Apple is finishing off the construction of a huge new data center on the East Coast which most experts believe is the foundation for Apple's use of the cloud to tie all of its various services together online. What an exciting thought!

Finally, now that Apple has a serious competitor to the iPhone in the way of Google's android operating system, we can expect to see even greater improvements and developments in the smart phone market with regard to softwware – and that's good for all of us.

The only children's hospital in Indiana recognized in any category by the nationally distributed Child Magazine, Riley Hospital for Children ranked 11th overall out of almost 250 children's hospitals across the United States.

A leader in pediatric care, not only in Indiana, but around the region, Riley Children's Hospital is Indiana's first and only comprehensive hospital dedicated exclusively to the care of children.

One of my first jobs when I moved to Indianapolis in 1972, as a newly trained emergency medical technician (EMT), was working for the largest local private ambulance service. I was frequently asked to drive our new, large ambulance/truck directly to a physician's home–usually on weekends and/or holidays–pick up the doctor, and then drive to an outlying hospital to pick up a newborn infant and safely transport it, in an incubator, back to Riley Hospital.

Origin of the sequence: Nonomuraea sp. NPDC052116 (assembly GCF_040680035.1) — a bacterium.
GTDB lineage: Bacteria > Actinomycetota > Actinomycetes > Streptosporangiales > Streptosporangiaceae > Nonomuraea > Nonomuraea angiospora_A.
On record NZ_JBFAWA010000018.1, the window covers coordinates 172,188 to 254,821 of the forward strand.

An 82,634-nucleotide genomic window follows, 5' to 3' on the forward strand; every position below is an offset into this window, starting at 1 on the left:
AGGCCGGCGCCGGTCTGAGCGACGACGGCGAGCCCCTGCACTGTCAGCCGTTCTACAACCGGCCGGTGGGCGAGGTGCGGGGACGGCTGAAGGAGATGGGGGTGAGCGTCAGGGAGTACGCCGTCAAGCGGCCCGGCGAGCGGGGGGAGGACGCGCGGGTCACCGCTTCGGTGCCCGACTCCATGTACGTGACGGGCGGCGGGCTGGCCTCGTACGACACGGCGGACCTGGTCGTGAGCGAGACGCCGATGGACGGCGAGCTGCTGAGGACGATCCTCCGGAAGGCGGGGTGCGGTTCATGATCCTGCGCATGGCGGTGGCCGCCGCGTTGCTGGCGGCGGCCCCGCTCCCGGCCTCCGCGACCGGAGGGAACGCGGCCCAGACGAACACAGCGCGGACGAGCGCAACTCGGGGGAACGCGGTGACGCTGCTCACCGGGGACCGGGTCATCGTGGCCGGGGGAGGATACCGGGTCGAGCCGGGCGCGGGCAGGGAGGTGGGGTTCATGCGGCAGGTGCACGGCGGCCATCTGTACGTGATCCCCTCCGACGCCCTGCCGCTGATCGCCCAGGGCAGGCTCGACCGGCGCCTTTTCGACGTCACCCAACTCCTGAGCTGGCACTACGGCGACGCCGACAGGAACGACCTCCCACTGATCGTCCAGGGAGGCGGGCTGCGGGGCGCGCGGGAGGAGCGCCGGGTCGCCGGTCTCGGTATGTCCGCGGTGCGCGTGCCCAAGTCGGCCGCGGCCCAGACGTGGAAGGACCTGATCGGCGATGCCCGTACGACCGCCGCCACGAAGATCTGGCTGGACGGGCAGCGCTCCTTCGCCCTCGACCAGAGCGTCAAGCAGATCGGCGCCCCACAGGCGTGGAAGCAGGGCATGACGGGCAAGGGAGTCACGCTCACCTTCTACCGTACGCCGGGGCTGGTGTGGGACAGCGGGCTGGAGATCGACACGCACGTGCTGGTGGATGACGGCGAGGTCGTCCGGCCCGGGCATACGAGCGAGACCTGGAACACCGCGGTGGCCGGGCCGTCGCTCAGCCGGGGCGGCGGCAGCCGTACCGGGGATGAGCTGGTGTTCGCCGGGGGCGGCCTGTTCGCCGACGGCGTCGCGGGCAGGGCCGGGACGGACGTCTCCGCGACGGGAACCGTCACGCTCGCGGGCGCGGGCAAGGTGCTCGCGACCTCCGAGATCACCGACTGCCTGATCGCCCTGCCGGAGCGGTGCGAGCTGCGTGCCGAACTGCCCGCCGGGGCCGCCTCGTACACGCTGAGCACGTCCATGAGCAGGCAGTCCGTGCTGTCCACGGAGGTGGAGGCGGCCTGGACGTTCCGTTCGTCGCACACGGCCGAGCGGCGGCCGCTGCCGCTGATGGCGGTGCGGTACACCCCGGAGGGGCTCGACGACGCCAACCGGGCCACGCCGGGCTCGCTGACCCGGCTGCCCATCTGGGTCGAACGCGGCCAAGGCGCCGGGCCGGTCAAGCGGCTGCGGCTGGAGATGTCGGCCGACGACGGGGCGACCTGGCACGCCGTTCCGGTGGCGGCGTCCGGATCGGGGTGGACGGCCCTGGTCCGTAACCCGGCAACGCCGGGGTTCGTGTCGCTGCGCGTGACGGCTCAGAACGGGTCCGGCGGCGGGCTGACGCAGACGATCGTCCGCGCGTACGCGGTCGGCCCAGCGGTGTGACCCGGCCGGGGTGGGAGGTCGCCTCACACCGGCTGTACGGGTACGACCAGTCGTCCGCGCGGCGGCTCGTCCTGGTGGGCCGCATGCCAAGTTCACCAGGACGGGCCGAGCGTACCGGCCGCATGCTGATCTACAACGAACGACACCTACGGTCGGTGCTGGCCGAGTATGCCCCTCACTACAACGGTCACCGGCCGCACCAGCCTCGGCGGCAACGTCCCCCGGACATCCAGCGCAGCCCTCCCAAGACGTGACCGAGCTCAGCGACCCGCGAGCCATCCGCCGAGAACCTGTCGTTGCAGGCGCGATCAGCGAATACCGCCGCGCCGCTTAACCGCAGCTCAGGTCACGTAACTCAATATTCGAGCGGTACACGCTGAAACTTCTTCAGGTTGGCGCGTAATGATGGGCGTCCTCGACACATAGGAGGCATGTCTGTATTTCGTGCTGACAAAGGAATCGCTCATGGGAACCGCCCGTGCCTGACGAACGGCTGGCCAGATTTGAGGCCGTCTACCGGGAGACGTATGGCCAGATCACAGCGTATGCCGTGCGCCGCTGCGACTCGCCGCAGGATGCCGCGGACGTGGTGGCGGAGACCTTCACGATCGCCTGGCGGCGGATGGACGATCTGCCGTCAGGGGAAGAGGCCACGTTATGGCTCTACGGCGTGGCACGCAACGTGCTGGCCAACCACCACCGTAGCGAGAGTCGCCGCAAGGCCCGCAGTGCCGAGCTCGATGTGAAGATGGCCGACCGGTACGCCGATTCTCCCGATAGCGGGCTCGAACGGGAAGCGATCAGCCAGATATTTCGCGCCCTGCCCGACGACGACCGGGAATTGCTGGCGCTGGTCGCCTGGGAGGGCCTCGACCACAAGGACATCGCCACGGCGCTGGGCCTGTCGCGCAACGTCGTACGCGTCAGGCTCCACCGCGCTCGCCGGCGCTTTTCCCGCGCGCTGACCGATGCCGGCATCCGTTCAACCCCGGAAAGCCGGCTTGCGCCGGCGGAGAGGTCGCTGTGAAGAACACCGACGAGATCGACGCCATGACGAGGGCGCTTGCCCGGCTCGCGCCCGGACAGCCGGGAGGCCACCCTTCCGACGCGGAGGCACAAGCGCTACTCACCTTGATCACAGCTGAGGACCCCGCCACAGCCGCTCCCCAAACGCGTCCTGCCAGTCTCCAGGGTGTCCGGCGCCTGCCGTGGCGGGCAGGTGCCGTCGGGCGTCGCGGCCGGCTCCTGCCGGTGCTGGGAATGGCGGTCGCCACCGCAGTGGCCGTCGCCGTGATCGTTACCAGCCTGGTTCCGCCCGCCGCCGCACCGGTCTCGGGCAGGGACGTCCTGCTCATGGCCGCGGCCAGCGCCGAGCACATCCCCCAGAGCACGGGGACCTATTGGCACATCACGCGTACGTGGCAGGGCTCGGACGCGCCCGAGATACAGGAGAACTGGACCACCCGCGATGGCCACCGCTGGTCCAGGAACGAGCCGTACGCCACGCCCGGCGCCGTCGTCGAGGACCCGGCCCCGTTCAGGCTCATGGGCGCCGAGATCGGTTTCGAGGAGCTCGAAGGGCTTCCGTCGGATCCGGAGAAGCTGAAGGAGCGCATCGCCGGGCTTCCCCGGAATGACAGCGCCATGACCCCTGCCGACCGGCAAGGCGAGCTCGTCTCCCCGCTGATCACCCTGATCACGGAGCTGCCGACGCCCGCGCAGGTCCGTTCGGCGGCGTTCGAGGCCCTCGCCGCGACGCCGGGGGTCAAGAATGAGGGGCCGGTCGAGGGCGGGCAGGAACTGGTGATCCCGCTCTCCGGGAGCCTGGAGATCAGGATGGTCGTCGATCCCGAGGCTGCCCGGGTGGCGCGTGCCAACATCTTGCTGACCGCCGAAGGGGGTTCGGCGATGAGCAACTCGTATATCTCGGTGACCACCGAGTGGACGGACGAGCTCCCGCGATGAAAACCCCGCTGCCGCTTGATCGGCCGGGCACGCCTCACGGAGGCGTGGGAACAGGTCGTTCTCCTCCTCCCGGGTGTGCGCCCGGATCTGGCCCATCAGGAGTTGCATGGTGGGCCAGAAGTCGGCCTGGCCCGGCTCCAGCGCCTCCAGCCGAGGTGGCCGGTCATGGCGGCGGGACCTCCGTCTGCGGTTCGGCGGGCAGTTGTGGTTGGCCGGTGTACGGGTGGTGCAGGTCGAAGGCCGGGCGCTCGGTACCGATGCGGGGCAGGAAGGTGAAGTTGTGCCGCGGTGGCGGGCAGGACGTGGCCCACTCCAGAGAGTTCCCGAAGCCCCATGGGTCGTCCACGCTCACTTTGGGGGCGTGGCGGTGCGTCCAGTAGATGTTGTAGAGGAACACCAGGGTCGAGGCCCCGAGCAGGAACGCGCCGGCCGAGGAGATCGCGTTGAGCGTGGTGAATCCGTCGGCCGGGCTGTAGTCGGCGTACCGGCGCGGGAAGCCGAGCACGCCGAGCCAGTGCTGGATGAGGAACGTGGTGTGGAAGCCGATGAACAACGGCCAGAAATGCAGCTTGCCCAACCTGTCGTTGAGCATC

It was perhaps the first time in my life when I really recognize the value of a human life. I'll never forget the first time I pulled into the ambulance bay at Riley and was greeted by a small group of dedicated doctors and nurses who rushed to our ambulance, removed the incubator containing the newborn infant, and hastily moved into a room where they could perform their magic on the distressed child.